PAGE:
Overcrowding of families observed by OIG on June 10, 2019, at Border Patrol's McAllen, TX, station.
Office of Inspector General/Department of Homeland Security
argument / memory

It Can Happen Here

The U.S. Holocaust Memorial Museum’s decision to speak out against Holocaust analogies is a moral threat.
A federally funded museum is telling Americans not to think. On June 24, the United States Holocaust Memorial Museum instructed the public not to consider the relationship between its subject, other historical events, and the present, implicitly reprimanding Rep. Alexandria Ocasio-Cortez for calling American detention centers “concentration camps.” In doing so, it has made nonsense of the slogan “never again” and provided moral cover for ongoing and oppressive American policies.

The Holocaust matters to Americans as the source of moral lessons. The choice we face is whether the lesson is that we are always right or whether the lesson is that we should judge ourselves critically in light of the past. At first glance, the museum’s rejection of “analogies between the Holocaust and other events” might seem like a laudable attempt to affirm the unprecedented character of the mass murder of the Jews of Europe. In fact, it makes conveying the weight of that atrocity impossible, and it releases us from any obligation, as a nation, to self-criticism.

Analogizing is not some mysterious operation: It is how we think. Every time someone asks you for advice about a situation beyond your personal experience, or every time you are faced with an unfamiliar choice, your mind makes analogies with what you do know. Then you ask questions that allow you to clarify similarities and differences. At some point, you have understood and can act. “Never again” is nothing other than an invocation of that process. We start from what we know about the present and make our way back to the 1930s and 1940s. Once we understand something about the history of the Holocaust, we make our way forward again, seeing patterns we would have missed. If we notice a dangerous one, we should act. Without this effort, though, “never again” becomes its own opposite: “It can’t happen here.”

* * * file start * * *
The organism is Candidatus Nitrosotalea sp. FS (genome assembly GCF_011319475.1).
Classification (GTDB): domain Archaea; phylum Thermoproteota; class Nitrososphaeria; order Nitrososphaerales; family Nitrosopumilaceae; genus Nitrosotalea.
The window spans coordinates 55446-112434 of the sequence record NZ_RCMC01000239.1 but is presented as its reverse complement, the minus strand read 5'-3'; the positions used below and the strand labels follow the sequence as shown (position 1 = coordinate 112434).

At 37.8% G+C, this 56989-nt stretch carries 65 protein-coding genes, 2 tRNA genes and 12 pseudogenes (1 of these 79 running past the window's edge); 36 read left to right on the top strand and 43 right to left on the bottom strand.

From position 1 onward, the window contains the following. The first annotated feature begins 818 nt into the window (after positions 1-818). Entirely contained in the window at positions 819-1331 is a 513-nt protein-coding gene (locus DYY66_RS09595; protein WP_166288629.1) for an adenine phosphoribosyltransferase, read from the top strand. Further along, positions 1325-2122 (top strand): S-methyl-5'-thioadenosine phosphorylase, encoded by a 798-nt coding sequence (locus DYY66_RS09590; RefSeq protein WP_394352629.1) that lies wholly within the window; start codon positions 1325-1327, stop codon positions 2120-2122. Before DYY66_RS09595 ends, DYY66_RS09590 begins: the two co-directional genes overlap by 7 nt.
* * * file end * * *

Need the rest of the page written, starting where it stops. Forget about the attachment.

A basic pedagogical device is to ask someone to imagine him or herself in another position—say, as a Jewish child in hiding in Amsterdam. That is a historical analogy, invoked millions of times, one that some teacher or museum guide has used somewhere today. To forbid analogies makes the Holocaust irrelevant to future generations. If an American child can identify with Anne Frank, an American child might ask what it is like for immigrant children to be separated from their parents. To forbid analogies is to forbid learning, and to forbid empathizing. That, sadly, is the point.
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